Virtual learning continues to help contain COVID-19

With families in the Hackley community becoming more and more cautious, virtual learning is becoming a more popular option. Virtual learning is safe and convenient for students who have been contact traced or experiencing COVID-19 symptoms. However, mental health and the quality of learning while not being at school must be taken into consideration when weighing out the pros and cons of distance learning. There is a trade-off between being safe with rising COVID-19 cases in the Hackley community and students and faculty’s mental health all the while keeping the same high quality of learning that Hackley has always ensured.
Sophomore, Liam Abraham, said that he is much happier in person because he can see his friends and peers in class.
“With virtual learning, I get sad and less motivated to do schoolwork,” he said.
He misses his friends, and fellow students because during free periods and classes students are always very social, gathering in a socially distant way in the freshman hallway, sophomore bubble, junior hallway, or senior lounge. The loss of these fun times with friends is commonly missed while being online, and that takes a toll on mental health. The aspect of mental health needs to be taken into consideration when deciding whether to transition school to virtual for that week.
On the other hand, sophomore Zara Yusaf enjoys online learning more than Liam does.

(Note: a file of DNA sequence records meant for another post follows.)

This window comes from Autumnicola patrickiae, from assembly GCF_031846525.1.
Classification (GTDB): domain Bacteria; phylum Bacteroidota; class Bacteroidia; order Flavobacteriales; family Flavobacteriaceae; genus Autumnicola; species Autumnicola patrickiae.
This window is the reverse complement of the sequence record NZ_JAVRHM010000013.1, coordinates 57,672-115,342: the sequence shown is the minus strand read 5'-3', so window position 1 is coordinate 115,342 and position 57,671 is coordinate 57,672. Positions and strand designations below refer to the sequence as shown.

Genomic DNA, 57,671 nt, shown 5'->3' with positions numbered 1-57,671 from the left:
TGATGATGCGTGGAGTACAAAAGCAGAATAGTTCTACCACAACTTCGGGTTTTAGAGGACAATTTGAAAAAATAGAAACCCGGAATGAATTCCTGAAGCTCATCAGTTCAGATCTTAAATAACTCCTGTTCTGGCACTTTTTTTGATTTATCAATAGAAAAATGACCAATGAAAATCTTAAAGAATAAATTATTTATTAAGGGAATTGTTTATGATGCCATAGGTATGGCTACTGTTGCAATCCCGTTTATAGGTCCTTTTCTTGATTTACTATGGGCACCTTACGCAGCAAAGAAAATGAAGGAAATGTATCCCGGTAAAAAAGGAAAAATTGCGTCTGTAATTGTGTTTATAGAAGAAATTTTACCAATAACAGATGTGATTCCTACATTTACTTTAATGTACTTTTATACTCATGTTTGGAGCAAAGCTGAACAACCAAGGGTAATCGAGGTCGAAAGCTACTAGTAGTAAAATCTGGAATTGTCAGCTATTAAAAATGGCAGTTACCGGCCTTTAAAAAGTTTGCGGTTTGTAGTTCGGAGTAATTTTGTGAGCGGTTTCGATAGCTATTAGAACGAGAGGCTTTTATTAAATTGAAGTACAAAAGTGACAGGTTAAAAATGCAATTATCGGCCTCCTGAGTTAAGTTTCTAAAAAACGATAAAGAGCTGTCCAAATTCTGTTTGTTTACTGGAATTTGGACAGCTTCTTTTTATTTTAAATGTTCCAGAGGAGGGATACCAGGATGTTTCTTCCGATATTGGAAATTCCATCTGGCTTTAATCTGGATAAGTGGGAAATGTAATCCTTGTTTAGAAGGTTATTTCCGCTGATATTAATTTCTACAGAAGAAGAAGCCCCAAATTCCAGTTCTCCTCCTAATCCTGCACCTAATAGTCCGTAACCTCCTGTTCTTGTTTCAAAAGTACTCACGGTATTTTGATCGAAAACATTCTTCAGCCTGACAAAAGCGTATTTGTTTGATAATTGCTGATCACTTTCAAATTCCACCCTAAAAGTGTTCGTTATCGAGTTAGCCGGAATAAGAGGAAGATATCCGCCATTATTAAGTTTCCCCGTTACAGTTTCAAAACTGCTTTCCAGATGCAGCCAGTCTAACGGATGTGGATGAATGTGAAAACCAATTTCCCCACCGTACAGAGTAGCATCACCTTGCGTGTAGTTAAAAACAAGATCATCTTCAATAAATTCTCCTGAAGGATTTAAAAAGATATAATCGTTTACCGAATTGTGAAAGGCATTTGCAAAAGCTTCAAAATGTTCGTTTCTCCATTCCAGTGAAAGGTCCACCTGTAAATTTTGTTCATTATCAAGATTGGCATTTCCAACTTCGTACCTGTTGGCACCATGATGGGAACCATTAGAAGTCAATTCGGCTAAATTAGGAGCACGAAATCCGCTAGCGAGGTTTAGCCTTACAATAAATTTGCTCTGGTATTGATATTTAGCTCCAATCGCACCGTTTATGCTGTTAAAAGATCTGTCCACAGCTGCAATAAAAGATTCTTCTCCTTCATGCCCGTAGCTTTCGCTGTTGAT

“I get more sleep, which makes me happier for the school day,” Zara said.
The amount of time students spend sleeping has been shown to have a correlation with mood in teenagers, shown by this article. When Zara gets more sleep, she feels better rested and ready to face the day, which is one upside of being able to wake up a much smaller time before starting school.
According to the CDC, symptoms of depression and anxiety in teenagers have more than doubled since the pandemic started, increasing from 11% to 25%. Teens are hardwired to be social, and without school to interact with their peers, that opportunity is taken away. Worries about getting sick, schoolwork, and missing their friends are making teenagers more anxious and causing depression symptoms in many.
Another worry about online learning is the quality of it. According to Liam, “I feel less obligated to pay attention in class because I’m not learning as much.” It’s obvious that it is a lot harder to learn lessons without being actively engaged in person, without tools such as the ability to discuss a topic quickly with the person sitting next to you, instead of having to try and understand [by] yourself. Zara agrees with Liam, saying that “Although I am happier online, it’s definitely easier to learn in person.” There are always breakout rooms, but those are often used for big discussions instead of the helpful small ones. That’s just one example, with other casualties from virtual learning including books to help enforce a topic, and whiteboards where students can collaborate on ideas with. A common thought among students is that virtual learning is less like an engaging lesson, and more like a video that they are assigned to watch.
With spring break around the corner and a virtual learning week after it, students will need to prepare to get back into the routine of online learning. Whether they like it or not, virtual learning is doing so much to keep us all safe, and with Hackley’s low incidence of cases, it has proven that it does work.